Simon Baron-Cohen, Usha Goswami, Val Gibson

Researchers from the University of Cambridge have been recognised in the 2021 New Year Honours, in recognition of their outstanding contributions to society.

Professor Simon Baron-Cohen, Director of Cambridge’s Autism Research Centre and a Fellow of Trinity College, has been knighted for services to autism research and autistic people. He is one of the top autism researchers in the world, and is a Fellow of the British Academy, the Academy of Medical Sciences, and the British Psychological Society. He served as Chair of the NICE Guidelines for autism and is Director of the charity the Autism Centre of Excellence and Vice President of the National Autistic Society. He was President of the International Society for Autism Research. He created the first clinic worldwide to diagnose autism in adults and championed the human rights of autistic people at the UN. He is author of The Essential Difference, Zero Degrees of Empathy, and The Pattern Seekers, which have captured the public imagination.

Professor Baron-Cohen said: “This honour came as a complete surprise, and I accept it on behalf of the talented team of scientists at the Autism Research Centre in Cambridge, and on behalf of the Autism Research Trust, the charity that has supported us. The basic needs and human rights of autistic people and their families are still not being met by statutory services, due to insufficient funding, so we are creating a new charity, the Autism Centre of Excellence, to address this gap.”

Professor Usha Goswami, Director for the Centre for Neuroscience in Education, Professor of Cognitive Developmental Neuroscience and Fellow of St. John’s College, becomes CBE for services to educational research.

Her research focuses on children’s cognitive development, particularly the development of language and literacy. Her world-leading work on dyslexia led to the discovery that children with the disorder hear language differently, showing it to be a language disorder and not a visual disorder as previously thought. This significant finding is enabling the development of transformative new educational interventions, which will benefit millions of children with dyslexia worldwide.

“I am deeply honoured to receive this award,” said Professor Goswami. “I have been interested in children’s development since training as a primary school teacher and it is wonderful to have my research recognised in this way.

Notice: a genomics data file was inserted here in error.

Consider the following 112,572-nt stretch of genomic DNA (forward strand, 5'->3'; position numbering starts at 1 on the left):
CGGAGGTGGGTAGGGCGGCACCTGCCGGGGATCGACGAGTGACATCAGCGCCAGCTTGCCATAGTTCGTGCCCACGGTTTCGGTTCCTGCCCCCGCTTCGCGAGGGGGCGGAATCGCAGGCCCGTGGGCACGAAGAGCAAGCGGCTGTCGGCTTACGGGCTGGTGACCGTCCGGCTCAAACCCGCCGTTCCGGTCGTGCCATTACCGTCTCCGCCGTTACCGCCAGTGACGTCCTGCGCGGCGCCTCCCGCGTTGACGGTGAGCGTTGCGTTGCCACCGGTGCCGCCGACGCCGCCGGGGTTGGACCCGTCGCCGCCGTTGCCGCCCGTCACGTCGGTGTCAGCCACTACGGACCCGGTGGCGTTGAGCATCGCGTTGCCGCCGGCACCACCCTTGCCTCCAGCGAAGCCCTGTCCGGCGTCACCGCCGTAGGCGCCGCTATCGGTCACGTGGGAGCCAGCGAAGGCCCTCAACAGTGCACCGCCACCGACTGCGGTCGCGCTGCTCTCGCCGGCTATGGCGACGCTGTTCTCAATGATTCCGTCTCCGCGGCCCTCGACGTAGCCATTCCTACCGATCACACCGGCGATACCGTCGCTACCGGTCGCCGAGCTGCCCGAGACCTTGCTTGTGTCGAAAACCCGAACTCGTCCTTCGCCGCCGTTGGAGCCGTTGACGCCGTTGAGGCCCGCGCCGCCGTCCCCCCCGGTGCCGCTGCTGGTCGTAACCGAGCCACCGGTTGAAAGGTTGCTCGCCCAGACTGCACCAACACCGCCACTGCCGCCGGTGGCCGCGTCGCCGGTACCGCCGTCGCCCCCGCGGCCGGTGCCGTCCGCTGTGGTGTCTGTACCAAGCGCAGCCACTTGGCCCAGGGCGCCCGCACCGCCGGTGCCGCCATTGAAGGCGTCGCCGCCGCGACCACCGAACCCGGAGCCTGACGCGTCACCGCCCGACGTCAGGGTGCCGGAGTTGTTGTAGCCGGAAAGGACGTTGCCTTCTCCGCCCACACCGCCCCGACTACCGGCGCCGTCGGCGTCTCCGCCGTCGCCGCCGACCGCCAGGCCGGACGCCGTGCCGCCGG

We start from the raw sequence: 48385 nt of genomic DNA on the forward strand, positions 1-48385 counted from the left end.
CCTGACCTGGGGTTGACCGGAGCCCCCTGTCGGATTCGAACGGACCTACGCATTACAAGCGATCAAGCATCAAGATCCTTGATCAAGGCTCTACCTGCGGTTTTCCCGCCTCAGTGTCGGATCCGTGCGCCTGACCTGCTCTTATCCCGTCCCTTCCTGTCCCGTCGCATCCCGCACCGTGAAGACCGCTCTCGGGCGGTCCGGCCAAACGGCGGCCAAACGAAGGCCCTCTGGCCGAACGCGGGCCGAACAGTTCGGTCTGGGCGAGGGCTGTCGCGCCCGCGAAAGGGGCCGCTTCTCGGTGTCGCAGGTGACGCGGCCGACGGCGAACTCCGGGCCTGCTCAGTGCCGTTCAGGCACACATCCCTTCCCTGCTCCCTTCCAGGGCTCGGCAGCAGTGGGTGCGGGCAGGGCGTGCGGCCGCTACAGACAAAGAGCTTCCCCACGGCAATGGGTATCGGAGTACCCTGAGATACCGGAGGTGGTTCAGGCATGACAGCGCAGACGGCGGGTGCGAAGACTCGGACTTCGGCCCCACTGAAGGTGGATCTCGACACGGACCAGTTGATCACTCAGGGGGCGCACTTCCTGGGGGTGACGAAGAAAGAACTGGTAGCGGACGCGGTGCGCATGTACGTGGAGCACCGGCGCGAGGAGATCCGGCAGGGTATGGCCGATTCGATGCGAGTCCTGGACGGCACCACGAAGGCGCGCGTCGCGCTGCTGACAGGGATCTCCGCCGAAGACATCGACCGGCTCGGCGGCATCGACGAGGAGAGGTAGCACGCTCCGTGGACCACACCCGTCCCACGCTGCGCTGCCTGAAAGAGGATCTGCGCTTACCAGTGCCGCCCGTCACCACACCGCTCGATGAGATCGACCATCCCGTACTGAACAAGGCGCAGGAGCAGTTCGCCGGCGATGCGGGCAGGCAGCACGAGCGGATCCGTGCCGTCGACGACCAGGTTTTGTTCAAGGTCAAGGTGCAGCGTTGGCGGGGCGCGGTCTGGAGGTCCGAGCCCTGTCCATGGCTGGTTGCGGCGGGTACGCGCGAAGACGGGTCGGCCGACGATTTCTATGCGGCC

Professor Val Gibson, Professor of High Energy Physics at the Cavendish Laboratory, University Gender Equality Champion and Fellow of Trinity College, has been made OBE for service to Science, Women in Science and Public Engagement.

Her research interest is the search for new phenomena using particles containing heavy quarks, which are produced in copious amounts at the Large Hadron Collider, and hold the key to our understanding of the matter-antimatter imbalance in the Universe. From 2004-2008, she was the UK Spokesperson and PI for the LHCb experiment and had ultimate responsibility to deliver the UK contributions to the experiment. She is currently the Chair of the LHCb Collaboration Board, the decision-making body for the experiment, with representatives from 78 institutes across the world.

Professor Gibson said: “It is an honour to be recognised for all three of my passions: research into the most fundamental particles and forces of nature, including the mystery of why we live in a Universe made of matter and not antimatter; support for gender equality and diversity in science; and the public engagement activities I have undertaken over many years.”

Dr Michael Weekes from the Cambridge Institute for Therapeutic Immunology and Infectious Disease (CITIID) has been awarded the British Empire Medal for or services to the NHS during COVID-19. He developed a comprehensive COVID-19 screening programme for Cambridge University Hospitals healthcare workers, Cambridge University staff and students.

Dr Weekes said: "I’m deeply honoured to have had the chance to be part of the team that set up COVID testing for Cambridge University Hospitals. I’d particularly like to acknowledge the contribution of Steve Baker, Rob Howes and Giles Wright, who played vital roles in testing and organisation. I hope that vaccination will soon mean that hospitals become even safer places to work and be cared for."

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